At Equal Experts, we pride ourselves on helping our customers to create a culture of excellence. That culture is built upon organizational learning – how teams can continually improve themselves, and their ability to deliver business outcomes. And a big part of that is how a team learns from the successes and surprises of teams elsewhere in the organization.
Incident reviews (also known as post-mortems) contribute to organizational learning by building understanding of the multiple human and technical factors that contributed to an incident. Incidents are messy, painful, and expensive, and an incident review is an opportunity to learn from experience. The idea is to explore the operational surprises, sources of data, improvised actions, requests for help, and service behaviors that contributed to an incident. Those insights can then be turned into improvement actions, and shared with other teams.
This is in contrast to the traditional root cause analysis (RCA) method, which we don’t recommend. There’s plenty of academic research and industry experience on why RCA doesn’t work. And that chimes with our customers’ experiences – it’s never as simple as one person made a mistake or one deployment was faulty (see ‘Why stopping deployments doesn’t stop incidents‘ by my colleague Caitlin Smith.)
There’s a lot involved in setting up an incident review process that’s capable of generating actionable insights across the teams in your whole organization. It starts with ensuring the right people participate in the review, whether it’s for a Chaos Day or a live incident. Our recommended roles for an incident review would be:
- A facilitator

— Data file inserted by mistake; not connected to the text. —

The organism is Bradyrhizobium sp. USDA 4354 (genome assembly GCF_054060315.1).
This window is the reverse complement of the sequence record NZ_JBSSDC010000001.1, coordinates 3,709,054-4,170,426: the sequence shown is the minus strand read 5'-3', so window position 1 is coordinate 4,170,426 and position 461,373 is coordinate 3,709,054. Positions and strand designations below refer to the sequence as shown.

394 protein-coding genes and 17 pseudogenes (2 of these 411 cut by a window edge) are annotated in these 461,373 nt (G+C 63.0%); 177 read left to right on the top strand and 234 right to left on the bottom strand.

- The delivery team
- The operations team
- Some users (or user proxies, such as Product Managers)
Let’s look at some ways we’ve seen incident reviews not work very well, followed by our recommendation in a bit more detail.
Don’t exclude the delivery team
This applies to one or more delivery teams building services, and a central operations team who run those services. By operations team, I mean analysts and responders who operate live services. In this scenario, an incident review is conducted solely by the operations team, e.g. after a live website outage.
Incident reviews that don’t include the product manager or engineers can’t generate any product or engineering insights. Organizational learning is severely limited, because the operations team can’t access delivery team knowledge about why the service was designed and developed in a certain way. It’s possible delivery teams won’t even know that an incident review has taken place.
At a financial services company, the operations team conducted an incident review into a service outage caused by a faulty deployment. They weren’t aware an in-memory cache within the service was misconfigured, as it had no logging and was known only to the developers. The operations team wrote up their report as a wiki page in their own Confluence space, which meant delivery teams lacked the necessary permissions to read the incident report.
Don’t exclude the operations team
This scenario also applies to one or more delivery teams and a central operations team running all those services. An incident review is conducted solely by a delivery team, perhaps after their service is unavailable in a test environment.
Incident reviews that don’t include operators can’t produce any operational insights. A delivery team can’t obtain any operations team knowledge about how their service is actually operated in a live environment. The operations team might see the same issue in production later on, and not know the delivery team has fixed it in an upcoming release.